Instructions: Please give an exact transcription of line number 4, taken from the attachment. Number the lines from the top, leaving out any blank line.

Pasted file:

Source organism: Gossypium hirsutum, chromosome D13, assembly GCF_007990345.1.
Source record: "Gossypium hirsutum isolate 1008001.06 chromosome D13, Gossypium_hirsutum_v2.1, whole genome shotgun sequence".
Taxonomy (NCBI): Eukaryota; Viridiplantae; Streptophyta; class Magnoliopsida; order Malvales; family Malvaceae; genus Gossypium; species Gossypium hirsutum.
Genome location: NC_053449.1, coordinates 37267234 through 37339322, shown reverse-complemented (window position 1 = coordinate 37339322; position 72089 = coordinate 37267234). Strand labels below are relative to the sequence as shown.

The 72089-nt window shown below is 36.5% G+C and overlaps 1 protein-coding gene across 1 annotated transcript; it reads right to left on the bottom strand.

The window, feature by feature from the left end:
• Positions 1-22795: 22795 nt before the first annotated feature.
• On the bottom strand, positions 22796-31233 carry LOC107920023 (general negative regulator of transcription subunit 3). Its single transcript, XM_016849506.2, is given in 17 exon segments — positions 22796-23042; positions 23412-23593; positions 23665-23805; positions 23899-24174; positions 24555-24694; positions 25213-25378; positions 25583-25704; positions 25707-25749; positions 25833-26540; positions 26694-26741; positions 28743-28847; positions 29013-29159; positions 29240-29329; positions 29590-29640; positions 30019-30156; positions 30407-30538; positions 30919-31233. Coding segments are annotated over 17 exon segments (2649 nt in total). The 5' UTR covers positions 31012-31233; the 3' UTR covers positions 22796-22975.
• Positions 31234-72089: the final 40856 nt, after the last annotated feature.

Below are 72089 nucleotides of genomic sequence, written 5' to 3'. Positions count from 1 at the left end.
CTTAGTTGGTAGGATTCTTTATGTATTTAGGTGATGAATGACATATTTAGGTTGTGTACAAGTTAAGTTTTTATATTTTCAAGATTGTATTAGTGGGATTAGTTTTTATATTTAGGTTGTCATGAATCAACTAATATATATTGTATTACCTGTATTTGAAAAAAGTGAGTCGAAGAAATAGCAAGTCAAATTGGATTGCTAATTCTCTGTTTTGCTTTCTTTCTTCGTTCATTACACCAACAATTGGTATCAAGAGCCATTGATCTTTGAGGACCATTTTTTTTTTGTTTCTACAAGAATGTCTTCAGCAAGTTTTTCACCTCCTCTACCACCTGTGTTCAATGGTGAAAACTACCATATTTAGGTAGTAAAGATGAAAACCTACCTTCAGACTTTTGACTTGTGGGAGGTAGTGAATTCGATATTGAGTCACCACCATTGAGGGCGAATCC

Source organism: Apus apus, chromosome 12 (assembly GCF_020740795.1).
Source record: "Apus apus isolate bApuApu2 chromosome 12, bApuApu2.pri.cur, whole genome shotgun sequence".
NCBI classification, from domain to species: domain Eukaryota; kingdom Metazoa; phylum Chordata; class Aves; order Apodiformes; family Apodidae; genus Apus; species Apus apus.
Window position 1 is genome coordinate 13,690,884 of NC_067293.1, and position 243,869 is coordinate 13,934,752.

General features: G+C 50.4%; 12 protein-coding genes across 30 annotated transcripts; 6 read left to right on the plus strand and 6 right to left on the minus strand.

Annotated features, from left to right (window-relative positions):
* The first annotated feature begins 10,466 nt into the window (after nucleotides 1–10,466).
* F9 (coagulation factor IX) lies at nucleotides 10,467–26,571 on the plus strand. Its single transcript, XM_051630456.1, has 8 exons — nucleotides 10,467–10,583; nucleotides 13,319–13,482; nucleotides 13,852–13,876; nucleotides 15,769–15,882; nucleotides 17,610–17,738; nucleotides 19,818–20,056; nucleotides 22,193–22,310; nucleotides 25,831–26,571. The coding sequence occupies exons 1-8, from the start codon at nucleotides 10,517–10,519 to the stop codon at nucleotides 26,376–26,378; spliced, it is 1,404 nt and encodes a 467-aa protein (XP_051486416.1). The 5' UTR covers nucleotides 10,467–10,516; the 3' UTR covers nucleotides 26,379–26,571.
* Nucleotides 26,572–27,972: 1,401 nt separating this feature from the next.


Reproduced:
Genome location: NC_053449.1, coordinates 37267234 through 37339322, shown reverse-complemented (window position 1 = coordinate 37339322; position 72089 = coordinate 37267234). Strand labels below are relative to the sequence as shown.